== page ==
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During the Cold War, there was a label you wanted to avoid as an American. You wanted to avoid the slightest accusation of harboring communist sympathies, especially if you were an employee of the US government. It was an especially dangerous label from 1950-1954 when Senator McCarthy and his crew roamed the halls looking for someone to devour.

I doubt any of us experienced an identical fear this week. McCarthy came to a relatively swift end in the court of public opinion. However, I think all of us can relate to the fear of being “outed” or “discovered” for believing, saying, or doing something that other people – family, friends, or coworkers – strongly disapprove. 

You don’t gain popularity points in most circles today by identifying as a follower of Christ. People get suspicious. The burden of proof falls on you to convince them you’re not one of judgmental Christians who insist right and wrong are not ours to define. You walk up to a group of strangers and silently wish, “I sure hope no one finds out I’m a Christian. Because…you know…they’ll probably think I’m weird and might not want to be my friend.” 

Throw our natural fear of man into a culture that views religion as a private matter respectable people keep under wraps and you have a perfect recipe for anxiety over being “outed” as a Christian. It becomes really tempting to circle the wagons and hide in a Christian social bubble.

Friend, you are sorely mistaken if you think Jesus agenda in our cultural moment is to tiptoe into our circle and whisper, “Hey guys. Here’s the plan. Stay quiet. Lock the doors. Avoid eye contact. Do whatever it takes to not rock the boat, and I’ll come back before you know it.” 

Matthew 5:14–16, “You are the light of the world. A city set on a hill cannot be hidden. Nor do people light a lamp and put it under a basket, but on a stand, and it gives light to all in the house. In the same way, let your light shine before others, so that they may see your good works and give glory to your Father who is in heaven.” If you’re a follower of Christ, know this. Jesus is on a mission to make you visible.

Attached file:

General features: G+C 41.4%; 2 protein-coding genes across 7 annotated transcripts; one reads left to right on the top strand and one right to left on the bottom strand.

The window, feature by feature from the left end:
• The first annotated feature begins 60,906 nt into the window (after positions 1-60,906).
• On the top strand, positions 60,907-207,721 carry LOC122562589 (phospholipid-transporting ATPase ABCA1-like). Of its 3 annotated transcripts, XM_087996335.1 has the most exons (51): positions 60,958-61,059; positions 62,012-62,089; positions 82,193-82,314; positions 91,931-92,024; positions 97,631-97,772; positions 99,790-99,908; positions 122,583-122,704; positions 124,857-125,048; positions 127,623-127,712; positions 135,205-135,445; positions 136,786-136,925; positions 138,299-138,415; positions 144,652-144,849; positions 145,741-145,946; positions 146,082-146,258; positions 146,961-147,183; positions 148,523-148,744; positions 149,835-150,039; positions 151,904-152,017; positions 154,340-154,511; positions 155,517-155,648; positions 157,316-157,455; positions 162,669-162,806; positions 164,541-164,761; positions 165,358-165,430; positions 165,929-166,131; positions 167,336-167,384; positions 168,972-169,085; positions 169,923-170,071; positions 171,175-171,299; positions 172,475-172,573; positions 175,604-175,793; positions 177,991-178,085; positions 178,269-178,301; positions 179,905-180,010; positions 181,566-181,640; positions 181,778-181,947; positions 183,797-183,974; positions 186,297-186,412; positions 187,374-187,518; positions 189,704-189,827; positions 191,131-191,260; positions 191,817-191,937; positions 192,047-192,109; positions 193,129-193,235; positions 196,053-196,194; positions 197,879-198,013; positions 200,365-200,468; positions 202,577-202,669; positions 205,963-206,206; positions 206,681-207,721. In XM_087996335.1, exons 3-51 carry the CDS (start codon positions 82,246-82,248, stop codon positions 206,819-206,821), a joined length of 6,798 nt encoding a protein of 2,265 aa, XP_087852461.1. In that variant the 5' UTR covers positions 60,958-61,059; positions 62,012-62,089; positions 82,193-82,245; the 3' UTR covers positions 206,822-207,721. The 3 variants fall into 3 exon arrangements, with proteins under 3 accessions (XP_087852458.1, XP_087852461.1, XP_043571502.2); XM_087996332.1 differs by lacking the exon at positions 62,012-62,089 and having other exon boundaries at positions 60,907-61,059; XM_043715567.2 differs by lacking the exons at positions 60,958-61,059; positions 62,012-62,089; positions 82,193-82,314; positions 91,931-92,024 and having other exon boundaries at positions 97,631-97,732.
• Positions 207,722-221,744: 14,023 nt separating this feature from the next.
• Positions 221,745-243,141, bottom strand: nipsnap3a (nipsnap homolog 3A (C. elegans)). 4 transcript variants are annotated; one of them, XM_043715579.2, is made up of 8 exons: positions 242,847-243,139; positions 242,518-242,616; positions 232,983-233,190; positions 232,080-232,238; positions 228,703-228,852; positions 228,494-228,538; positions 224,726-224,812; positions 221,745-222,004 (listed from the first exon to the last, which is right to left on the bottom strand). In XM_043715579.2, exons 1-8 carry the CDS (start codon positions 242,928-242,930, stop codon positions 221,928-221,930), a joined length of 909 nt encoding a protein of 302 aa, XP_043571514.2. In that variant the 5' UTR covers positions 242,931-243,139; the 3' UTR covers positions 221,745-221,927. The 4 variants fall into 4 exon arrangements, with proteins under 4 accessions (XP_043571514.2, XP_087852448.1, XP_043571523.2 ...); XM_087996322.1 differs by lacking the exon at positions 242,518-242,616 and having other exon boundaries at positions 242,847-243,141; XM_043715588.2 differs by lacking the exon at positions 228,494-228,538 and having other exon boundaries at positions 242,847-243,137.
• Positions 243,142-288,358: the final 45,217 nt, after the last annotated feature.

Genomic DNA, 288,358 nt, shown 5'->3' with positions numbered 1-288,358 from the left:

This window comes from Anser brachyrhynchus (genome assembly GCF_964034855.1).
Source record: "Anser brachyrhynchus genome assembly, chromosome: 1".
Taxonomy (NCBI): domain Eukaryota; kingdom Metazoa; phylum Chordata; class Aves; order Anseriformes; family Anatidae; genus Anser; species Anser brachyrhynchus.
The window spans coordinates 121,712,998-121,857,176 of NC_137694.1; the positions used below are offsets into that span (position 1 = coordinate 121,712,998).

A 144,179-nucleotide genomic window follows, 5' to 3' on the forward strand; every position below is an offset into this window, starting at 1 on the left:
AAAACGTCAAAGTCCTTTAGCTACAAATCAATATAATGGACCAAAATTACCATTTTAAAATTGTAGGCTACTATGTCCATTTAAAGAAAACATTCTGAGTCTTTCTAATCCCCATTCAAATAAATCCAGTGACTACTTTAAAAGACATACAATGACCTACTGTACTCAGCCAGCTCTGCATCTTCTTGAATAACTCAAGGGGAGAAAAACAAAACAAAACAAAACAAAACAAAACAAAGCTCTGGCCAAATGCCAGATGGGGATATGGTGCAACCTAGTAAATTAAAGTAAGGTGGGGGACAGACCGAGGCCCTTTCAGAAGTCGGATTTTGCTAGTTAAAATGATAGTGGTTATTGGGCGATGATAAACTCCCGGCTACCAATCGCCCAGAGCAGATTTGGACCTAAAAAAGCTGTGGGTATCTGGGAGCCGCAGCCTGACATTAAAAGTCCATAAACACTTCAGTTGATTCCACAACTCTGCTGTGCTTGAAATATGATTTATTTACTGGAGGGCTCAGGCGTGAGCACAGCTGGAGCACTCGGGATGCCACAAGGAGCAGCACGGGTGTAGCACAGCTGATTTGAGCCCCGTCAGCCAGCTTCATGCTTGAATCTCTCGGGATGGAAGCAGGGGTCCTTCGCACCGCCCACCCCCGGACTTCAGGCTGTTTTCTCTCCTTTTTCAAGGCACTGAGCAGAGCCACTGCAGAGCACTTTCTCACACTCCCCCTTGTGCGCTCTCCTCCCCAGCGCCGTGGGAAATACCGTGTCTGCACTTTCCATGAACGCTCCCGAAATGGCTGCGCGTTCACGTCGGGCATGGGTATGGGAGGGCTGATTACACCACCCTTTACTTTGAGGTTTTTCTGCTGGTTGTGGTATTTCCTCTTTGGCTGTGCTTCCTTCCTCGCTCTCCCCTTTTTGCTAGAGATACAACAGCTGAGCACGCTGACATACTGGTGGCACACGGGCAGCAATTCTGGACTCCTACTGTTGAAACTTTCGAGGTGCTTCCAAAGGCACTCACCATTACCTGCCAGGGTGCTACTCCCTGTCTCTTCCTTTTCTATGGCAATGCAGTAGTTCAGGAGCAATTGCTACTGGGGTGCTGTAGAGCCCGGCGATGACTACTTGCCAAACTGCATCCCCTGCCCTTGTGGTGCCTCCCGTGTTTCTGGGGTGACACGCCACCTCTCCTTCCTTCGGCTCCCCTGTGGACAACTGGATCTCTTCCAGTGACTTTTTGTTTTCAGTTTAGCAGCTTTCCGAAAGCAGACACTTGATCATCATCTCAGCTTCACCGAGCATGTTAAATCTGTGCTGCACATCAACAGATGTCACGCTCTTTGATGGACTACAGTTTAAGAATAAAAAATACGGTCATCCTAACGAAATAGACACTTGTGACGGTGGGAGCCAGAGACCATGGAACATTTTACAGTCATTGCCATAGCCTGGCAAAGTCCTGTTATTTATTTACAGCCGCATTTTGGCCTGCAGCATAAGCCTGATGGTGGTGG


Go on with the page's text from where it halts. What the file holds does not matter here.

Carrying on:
His mission is to draw sinners like us to himself. And he gets that mission done by saying to the world, “Look over there. See that group of people? See my church? That’s what I’m like. Their life is a reflection of my glory, my beauty, and my power to save. I want you to know me. So look at them. Watch them. Listen to them.” 1 Peter 2:9-10, “But you are a chosen race, a royal priesthood, a holy nation, a people for his own possession, that you may proclaim the excellencies of him who called you out of darkness into his marvelous light. Once you were not a people, but now you are God’s people…” 

Making Christians visible, clearly distinguishing his people from the rest of the world, is essential to Jesus’ mission in the world, so essential, in fact, that he hasn’t left that work completely up to us as individuals. He’s given his authoritative representative on earth, the local church, responsibility for confirming who is part of his people and who is not, where the world should look to see Jesus and where they should not.

Matthew 16:19, “I will give you the keys of the kingdom of heaven, and whatever you bind on earth shall be bound in heaven, and whatever you loose on earth shall be loosed in heaven.” We don’t get to independently affirm whether our profession of faith is genuine. Jesus knows the possibility for self-deception is too great. He’s ultimately entrusted that responsibility to the church. It’s our job to publicly affirm genuine professions of faith. 

And that public act of mission-critical judgment, saying to the world, “Look here if you want to see Jesus!” begins with baptism. Matthew 28:18-19, “All authority in heaven and on earth has been given to me. Go therefore and make disciples of all nations, baptizing them in the name of the Father and of the Son and of the Holy Spirit…”

Our Sunday Matters sermon series looks to God’s Word to answer the question, “How does God want us to worship him when we gather as a church?” One of the most important answers to that question is the careful and joyful practice of baptism. So let me give you a definition that draws from what the whole Bible teaches us on the subject and then let’s see how it plays out in Acts 2.

Baptism is the church’s public affirmation of a profession of faith signifying a believer’s entrance into covenant relationship with God and his people. 

Acts 2:36 picks up on the Day of Pentecost, at the end of the Apostle Peter’s first sermon. He’s just finished explaining from the Old Testament that Jesus is the Promised One. Jesus is the Messiah. He’s our Savior King. Acts 2:36, “Let all the house of Israel therefore know for certain that God has made him both Lord and Christ, this Jesus whom you crucified.” Guys, you killed the Son of God.